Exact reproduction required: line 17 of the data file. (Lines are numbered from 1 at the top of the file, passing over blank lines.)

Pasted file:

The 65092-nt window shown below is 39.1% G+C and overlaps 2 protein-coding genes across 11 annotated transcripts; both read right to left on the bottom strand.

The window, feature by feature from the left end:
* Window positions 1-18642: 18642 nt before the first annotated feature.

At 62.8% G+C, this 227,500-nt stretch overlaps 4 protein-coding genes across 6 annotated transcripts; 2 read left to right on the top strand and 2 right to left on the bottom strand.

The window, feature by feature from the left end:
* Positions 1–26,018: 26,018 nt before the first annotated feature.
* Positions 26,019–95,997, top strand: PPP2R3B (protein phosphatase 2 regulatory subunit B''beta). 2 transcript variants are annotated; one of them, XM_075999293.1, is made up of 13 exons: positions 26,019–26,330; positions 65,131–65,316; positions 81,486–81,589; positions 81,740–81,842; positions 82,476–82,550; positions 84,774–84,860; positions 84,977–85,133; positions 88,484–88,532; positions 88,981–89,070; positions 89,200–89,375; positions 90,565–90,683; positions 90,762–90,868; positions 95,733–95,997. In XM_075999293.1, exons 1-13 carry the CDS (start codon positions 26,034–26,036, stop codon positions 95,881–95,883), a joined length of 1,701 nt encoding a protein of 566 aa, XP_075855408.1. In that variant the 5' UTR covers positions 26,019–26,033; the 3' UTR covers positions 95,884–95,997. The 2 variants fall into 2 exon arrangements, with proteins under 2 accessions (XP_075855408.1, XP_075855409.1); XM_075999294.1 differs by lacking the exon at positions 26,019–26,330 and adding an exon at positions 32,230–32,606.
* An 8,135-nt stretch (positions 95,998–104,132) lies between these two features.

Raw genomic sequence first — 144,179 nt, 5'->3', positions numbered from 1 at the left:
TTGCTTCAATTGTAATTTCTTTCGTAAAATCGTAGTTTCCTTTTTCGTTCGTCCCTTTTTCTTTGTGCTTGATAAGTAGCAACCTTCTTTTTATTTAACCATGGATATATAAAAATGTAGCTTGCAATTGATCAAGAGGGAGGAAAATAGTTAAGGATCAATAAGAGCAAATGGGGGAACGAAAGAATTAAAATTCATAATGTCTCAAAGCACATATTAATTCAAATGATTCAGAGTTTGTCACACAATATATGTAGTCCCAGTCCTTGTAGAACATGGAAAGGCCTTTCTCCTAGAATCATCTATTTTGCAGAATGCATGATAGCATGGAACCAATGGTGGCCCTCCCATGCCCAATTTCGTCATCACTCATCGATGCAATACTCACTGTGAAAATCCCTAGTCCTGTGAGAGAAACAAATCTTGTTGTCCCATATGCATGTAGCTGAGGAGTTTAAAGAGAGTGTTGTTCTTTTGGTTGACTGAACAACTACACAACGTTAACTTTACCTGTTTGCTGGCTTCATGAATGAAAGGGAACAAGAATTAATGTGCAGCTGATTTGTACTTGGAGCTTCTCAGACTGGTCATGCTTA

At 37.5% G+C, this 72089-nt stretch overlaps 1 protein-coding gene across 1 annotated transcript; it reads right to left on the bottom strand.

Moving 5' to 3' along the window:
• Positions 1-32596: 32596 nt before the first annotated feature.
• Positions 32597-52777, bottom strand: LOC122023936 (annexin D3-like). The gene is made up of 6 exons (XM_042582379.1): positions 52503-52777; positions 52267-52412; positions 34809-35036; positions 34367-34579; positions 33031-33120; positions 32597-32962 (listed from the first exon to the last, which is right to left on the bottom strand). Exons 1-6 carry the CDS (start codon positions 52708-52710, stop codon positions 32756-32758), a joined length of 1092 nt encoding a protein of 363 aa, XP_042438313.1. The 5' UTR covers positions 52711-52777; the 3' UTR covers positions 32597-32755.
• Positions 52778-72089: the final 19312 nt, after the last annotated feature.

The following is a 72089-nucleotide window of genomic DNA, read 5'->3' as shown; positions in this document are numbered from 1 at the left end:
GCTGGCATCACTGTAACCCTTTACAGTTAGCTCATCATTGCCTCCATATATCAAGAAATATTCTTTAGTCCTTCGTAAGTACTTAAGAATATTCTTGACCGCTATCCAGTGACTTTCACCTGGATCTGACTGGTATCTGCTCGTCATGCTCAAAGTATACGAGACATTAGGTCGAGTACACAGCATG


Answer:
GCTGGCATCACTGTAACCCTTTACAGTTAGCTCATCATTGCCTCCATATATCAAGAAATATTCTTTAGTCCTTCGTAAGTACTTAAGAATATTCTTGACCGCTATCCAGTGACTTTCACCTGGATCTGACTGGTATCTGCTCGTCATGCTCAAAGTATACGAGACATTAGGTCGAGTACACAGCATG